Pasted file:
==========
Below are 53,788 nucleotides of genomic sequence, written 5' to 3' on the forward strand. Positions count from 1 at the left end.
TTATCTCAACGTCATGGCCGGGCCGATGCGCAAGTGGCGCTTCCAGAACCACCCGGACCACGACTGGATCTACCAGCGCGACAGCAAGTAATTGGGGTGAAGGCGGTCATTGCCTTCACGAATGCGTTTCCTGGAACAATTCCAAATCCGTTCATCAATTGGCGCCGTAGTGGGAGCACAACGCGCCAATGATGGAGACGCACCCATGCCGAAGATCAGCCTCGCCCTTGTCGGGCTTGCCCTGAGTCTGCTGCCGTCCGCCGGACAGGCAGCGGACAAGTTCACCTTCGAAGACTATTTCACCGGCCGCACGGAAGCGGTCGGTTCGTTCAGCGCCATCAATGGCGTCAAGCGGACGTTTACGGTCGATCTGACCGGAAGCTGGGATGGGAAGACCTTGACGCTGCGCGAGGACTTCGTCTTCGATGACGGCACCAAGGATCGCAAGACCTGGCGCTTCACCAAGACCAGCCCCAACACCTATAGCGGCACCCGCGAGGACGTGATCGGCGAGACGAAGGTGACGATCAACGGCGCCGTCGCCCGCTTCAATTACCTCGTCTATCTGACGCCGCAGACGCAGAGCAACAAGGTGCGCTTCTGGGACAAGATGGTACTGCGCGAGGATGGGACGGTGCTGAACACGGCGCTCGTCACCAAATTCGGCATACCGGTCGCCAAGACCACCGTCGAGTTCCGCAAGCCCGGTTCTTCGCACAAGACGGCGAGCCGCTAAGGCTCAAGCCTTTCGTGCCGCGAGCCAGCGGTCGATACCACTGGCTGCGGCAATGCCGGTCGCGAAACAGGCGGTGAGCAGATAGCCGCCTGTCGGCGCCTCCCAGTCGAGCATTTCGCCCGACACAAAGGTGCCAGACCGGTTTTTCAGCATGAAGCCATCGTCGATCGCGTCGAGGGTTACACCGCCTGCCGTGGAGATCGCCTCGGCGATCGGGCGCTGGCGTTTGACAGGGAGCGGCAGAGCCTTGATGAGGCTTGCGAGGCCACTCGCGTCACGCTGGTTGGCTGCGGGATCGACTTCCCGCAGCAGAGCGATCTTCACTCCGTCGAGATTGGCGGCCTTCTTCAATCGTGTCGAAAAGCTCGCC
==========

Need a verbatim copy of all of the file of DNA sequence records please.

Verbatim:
Below are 53,788 nucleotides of genomic sequence, written 5' to 3' on the forward strand. Positions count from 1 at the left end.
TTATCTCAACGTCATGGCCGGGCCGATGCGCAAGTGGCGCTTCCAGAACCACCCGGACCACGACTGGATCTACCAGCGCGACAGCAAGTAATTGGGGTGAAGGCGGTCATTGCCTTCACGAATGCGTTTCCTGGAACAATTCCAAATCCGTTCATCAATTGGCGCCGTAGTGGGAGCACAACGCGCCAATGATGGAGACGCACCCATGCCGAAGATCAGCCTCGCCCTTGTCGGGCTTGCCCTGAGTCTGCTGCCGTCCGCCGGACAGGCAGCGGACAAGTTCACCTTCGAAGACTATTTCACCGGCCGCACGGAAGCGGTCGGTTCGTTCAGCGCCATCAATGGCGTCAAGCGGACGTTTACGGTCGATCTGACCGGAAGCTGGGATGGGAAGACCTTGACGCTGCGCGAGGACTTCGTCTTCGATGACGGCACCAAGGATCGCAAGACCTGGCGCTTCACCAAGACCAGCCCCAACACCTATAGCGGCACCCGCGAGGACGTGATCGGCGAGACGAAGGTGACGATCAACGGCGCCGTCGCCCGCTTCAATTACCTCGTCTATCTGACGCCGCAGACGCAGAGCAACAAGGTGCGCTTCTGGGACAAGATGGTACTGCGCGAGGATGGGACGGTGCTGAACACGGCGCTCGTCACCAAATTCGGCATACCGGTCGCCAAGACCACCGTCGAGTTCCGCAAGCCCGGTTCTTCGCACAAGACGGCGAGCCGCTAAGGCTCAAGCCTTTCGTGCCGCGAGCCAGCGGTCGATACCACTGGCTGCGGCAATGCCGGTCGCGAAACAGGCGGTGAGCAGATAGCCGCCTGTCGGCGCCTCCCAGTCGAGCATTTCGCCCGACACAAAGGTGCCAGACCGGTTTTTCAGCATGAAGCCATCGTCGATCGCGTCGAGGGTTACACCGCCTGCCGTGGAGATCGCCTCGGCGATCGGGCGCTGGCGTTTGACAGGGAGCGGCAGAGCCTTGATGAGGCTTGCGAGGCCACTCGCGTCACGCTGGTTGGCTGCGGGATCGACTTCCCGCAGCAGAGCGATCTTCACTCCGTCGAGATTGGCGGCCTTCTTCAATCGTGTCGAAAAGCTCGCC